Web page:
I ended up finding a balance of having my own space and being sociable by spending my time alternating between apartments and hostels, and if I did choose to stay in a hostel, then I only ever stayed in female rooms.
And so it was that I'd booked to stay at 'Lucy's Mansion', a female only hostel, it had great reviews on Booking.com, and after two months spent mostly alone in Thailand, I was ready to meet some new people. I was under no illusions that it would be a mansion, I've stayed at many other 'mansions' in Asia and really it just means accommodation...
The bus driver seemed to know exactly where it was when I said the name, and he very kindly dropped me off right at the door. It had a beautiful ornate cast iron gate with an intricate heavy wooden door behind it. Unfortunately, it was locked.
I couldn't get to the actual door to knock on it, due to the gate, and there was no bell. Hmmm.
I tried to get on Whatsapp, to let the host know that I was here, we'd already communicated some days before, but I frustratingly realised that my phone had no signal, I was in a new country now, and my sim wasn't working. And of course, my email was the same - inaccessible.
I pounded heavily on the gate, no answer. I stood in the road, with my three bags, perspiring heavily, it was 34 degrees and no shade to be seen.
The quiet street was peaceful and beautiful, similar visually to a rustic Italian backstreet you might see in Florence, rows of intricate buildings with sophisticated and clean decay. I sat down on my suitcase on the edge of the road.
As I sat waiting for someone to show up, people were walking past, tourists, well -dressed white people. It was both disappointing and reassuring. Disappointing because every curious traveller wants to have an authentic experience of the place that they're visiting and to see so many white people concentrated in one area is often a clear sign of it being overtouristed and possible gentrification. But reassuring because it means there's a good chance people will be able to speak English and you'll be able to get by more comfortably.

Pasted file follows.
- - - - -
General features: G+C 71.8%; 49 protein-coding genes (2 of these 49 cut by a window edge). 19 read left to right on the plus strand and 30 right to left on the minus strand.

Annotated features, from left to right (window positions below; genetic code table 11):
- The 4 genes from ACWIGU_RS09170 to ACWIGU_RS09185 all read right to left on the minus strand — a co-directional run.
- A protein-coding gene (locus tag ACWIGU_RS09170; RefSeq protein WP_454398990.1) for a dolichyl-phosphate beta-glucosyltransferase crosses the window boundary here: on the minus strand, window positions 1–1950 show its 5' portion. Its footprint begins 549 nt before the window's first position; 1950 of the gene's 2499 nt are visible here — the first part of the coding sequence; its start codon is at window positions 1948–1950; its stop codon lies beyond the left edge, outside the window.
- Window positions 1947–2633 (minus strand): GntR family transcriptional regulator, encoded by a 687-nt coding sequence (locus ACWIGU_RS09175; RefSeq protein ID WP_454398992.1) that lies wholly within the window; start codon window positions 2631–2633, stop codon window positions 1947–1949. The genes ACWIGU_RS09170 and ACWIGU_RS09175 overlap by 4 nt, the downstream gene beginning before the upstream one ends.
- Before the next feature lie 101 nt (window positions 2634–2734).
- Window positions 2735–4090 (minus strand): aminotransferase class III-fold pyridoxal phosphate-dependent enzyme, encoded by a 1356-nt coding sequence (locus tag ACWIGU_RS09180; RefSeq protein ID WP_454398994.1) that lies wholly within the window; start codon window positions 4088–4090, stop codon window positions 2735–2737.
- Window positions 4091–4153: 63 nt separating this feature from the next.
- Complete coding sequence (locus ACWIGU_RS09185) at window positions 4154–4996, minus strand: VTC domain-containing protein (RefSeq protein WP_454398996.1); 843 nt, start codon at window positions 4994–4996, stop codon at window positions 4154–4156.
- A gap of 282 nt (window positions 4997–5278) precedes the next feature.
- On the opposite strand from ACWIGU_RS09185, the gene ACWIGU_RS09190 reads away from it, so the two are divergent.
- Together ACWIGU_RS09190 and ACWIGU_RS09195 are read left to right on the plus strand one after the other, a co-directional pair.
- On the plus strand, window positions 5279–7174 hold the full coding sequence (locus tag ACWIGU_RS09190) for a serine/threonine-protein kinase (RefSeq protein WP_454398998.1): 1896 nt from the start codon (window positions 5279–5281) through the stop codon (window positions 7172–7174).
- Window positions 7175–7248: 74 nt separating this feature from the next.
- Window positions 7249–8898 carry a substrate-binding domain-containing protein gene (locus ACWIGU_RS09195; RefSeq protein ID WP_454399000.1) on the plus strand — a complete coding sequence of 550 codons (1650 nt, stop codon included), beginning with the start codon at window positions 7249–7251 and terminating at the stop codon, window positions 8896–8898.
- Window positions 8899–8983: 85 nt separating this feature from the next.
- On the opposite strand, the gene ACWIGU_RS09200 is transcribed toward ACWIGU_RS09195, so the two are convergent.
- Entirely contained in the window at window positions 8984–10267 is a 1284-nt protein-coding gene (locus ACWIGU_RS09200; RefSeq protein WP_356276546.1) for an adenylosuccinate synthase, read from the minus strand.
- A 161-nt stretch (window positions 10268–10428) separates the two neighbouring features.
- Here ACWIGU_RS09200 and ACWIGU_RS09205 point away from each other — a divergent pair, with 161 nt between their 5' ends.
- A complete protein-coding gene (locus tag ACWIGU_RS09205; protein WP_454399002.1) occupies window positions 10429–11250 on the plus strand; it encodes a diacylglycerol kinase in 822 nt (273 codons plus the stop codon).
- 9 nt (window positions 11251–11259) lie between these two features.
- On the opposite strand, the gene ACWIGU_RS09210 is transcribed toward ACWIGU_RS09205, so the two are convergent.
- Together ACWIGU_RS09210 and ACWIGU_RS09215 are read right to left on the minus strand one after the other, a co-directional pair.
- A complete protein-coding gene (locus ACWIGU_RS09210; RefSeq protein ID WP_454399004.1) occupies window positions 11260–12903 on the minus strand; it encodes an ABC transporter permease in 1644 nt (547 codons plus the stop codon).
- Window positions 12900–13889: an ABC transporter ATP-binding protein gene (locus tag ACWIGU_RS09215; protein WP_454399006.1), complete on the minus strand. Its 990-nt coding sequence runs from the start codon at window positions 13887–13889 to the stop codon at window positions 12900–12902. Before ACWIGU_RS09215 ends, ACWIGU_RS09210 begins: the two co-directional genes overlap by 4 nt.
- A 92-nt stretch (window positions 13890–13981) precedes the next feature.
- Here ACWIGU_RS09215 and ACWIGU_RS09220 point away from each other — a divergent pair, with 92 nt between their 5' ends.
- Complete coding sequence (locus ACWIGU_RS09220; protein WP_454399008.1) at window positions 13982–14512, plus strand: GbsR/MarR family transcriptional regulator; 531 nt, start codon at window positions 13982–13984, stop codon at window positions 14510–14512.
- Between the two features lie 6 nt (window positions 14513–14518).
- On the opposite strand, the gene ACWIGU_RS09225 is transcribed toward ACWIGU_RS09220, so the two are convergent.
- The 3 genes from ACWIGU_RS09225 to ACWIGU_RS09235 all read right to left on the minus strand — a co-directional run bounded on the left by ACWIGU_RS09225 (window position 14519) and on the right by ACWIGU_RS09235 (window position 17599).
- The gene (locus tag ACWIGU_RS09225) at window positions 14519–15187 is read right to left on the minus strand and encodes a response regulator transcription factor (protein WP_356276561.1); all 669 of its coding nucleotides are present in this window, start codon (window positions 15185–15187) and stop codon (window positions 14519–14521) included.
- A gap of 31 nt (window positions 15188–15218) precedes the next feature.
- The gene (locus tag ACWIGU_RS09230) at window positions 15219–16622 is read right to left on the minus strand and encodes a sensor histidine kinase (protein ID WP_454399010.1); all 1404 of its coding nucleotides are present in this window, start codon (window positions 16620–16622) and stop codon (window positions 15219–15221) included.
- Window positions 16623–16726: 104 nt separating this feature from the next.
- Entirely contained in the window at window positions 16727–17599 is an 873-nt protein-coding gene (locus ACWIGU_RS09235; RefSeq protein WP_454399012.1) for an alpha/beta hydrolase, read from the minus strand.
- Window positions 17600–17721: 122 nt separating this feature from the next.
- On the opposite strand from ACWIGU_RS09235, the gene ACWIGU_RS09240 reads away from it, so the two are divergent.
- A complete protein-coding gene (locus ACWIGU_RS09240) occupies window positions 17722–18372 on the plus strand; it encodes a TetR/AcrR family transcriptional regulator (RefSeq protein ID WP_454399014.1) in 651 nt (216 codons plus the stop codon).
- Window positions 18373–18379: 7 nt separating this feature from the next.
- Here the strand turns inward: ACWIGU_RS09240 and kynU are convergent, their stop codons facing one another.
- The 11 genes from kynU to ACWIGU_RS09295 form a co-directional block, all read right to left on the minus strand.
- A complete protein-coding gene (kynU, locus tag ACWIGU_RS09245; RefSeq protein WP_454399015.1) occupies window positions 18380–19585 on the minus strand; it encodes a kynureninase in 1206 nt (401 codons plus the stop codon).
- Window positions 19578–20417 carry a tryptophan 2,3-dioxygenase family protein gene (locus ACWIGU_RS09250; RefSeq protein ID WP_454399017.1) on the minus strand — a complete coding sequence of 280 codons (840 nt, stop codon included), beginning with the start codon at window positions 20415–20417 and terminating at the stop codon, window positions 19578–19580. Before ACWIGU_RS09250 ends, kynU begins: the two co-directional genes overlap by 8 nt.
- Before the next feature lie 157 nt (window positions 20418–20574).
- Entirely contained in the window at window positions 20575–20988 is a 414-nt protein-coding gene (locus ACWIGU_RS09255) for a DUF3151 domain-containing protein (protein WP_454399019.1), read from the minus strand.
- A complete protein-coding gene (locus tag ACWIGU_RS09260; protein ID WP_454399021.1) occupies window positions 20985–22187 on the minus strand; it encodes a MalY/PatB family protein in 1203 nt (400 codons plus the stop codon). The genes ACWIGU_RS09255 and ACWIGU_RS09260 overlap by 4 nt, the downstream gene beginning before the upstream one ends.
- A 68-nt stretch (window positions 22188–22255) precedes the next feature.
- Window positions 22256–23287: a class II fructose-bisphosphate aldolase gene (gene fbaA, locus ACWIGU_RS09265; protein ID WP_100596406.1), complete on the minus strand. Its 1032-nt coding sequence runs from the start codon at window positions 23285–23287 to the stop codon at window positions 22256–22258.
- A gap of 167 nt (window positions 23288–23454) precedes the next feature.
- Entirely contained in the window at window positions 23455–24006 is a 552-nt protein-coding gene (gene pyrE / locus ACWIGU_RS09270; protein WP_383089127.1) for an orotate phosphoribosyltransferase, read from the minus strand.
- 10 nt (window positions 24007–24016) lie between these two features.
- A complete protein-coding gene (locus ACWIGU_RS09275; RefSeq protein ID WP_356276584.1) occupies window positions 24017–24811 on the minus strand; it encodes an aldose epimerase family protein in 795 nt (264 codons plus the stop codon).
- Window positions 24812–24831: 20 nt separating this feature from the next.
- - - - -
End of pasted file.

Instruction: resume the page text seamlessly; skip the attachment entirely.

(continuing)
Dressed in rags
I was hot and sweaty and sticky and scruffy.
I looked down at my dress, which was now saturated in sweat and realised that I despised it. I'd left a suitcase of my best clothes in Vietnam as I knew that Thailand would be incredibly hot and I'd be on the beach most of the time anyway? So I had three dresses, which had been my favourite dresses when I'd left the UK, but I'd been wearing them on rotation for months now, and I'd happily have thrown them all in the bin I was so sick of them. Judging by the way people were dressed here in Georgetown, it seemed like I would need to up my game considerably.
Hours went by.
My back started to ache and my ankles were swollen from the 12-hour journey.
I was exhausted, starving and dehydrated.
I had no phone, no internet and no Malaysian money.
I wasn't sure what to do, so I did what I often do in these situations.
To read the next post please click here.
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Hannah Anstee is a former British Wellness Journalist turned Women’s Midlife & Wellbeing Coach.
You may know her from her work as Beauty Editor at YOGA Magazine or her contributions to The Independent or Psychologies Magazine.
Hannah uses a kind and candid approach to help women rewrite their stories.